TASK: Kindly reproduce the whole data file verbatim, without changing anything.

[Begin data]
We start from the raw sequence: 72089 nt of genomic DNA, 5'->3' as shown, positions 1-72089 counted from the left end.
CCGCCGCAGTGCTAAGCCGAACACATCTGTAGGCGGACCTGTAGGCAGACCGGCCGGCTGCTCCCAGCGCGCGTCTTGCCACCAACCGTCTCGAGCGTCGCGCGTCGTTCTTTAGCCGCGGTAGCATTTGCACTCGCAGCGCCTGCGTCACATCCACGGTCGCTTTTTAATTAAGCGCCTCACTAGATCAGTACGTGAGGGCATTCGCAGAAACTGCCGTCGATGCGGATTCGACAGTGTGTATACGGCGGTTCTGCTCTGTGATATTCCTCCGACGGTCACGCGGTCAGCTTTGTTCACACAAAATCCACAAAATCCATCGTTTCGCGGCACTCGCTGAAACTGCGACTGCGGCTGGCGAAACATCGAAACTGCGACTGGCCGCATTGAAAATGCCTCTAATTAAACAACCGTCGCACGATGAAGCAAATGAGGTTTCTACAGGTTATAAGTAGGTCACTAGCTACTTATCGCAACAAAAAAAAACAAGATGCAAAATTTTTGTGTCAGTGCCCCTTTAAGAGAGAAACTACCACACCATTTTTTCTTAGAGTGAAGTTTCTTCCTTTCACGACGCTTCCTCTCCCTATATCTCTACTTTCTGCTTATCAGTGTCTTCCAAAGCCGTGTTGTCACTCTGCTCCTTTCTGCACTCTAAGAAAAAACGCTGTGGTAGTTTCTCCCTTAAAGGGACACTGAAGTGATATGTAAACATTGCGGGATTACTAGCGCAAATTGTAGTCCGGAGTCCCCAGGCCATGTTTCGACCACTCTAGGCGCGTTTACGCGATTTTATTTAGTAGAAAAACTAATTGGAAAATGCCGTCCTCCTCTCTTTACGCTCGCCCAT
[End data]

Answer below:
We start from the raw sequence: 72089 nt of genomic DNA, 5'->3' as shown, positions 1-72089 counted from the left end.
CCGCCGCAGTGCTAAGCCGAACACATCTGTAGGCGGACCTGTAGGCAGACCGGCCGGCTGCTCCCAGCGCGCGTCTTGCCACCAACCGTCTCGAGCGTCGCGCGTCGTTCTTTAGCCGCGGTAGCATTTGCACTCGCAGCGCCTGCGTCACATCCACGGTCGCTTTTTAATTAAGCGCCTCACTAGATCAGTACGTGAGGGCATTCGCAGAAACTGCCGTCGATGCGGATTCGACAGTGTGTATACGGCGGTTCTGCTCTGTGATATTCCTCCGACGGTCACGCGGTCAGCTTTGTTCACACAAAATCCACAAAATCCATCGTTTCGCGGCACTCGCTGAAACTGCGACTGCGGCTGGCGAAACATCGAAACTGCGACTGGCCGCATTGAAAATGCCTCTAATTAAACAACCGTCGCACGATGAAGCAAATGAGGTTTCTACAGGTTATAAGTAGGTCACTAGCTACTTATCGCAACAAAAAAAAACAAGATGCAAAATTTTTGTGTCAGTGCCCCTTTAAGAGAGAAACTACCACACCATTTTTTCTTAGAGTGAAGTTTCTTCCTTTCACGACGCTTCCTCTCCCTATATCTCTACTTTCTGCTTATCAGTGTCTTCCAAAGCCGTGTTGTCACTCTGCTCCTTTCTGCACTCTAAGAAAAAACGCTGTGGTAGTTTCTCCCTTAAAGGGACACTGAAGTGATATGTAAACATTGCGGGATTACTAGCGCAAATTGTAGTCCGGAGTCCCCAGGCCATGTTTCGACCACTCTAGGCGCGTTTACGCGATTTTATTTAGTAGAAAAACTAATTGGAAAATGCCGTCCTCCTCTCTTTACGCTCGCCCAT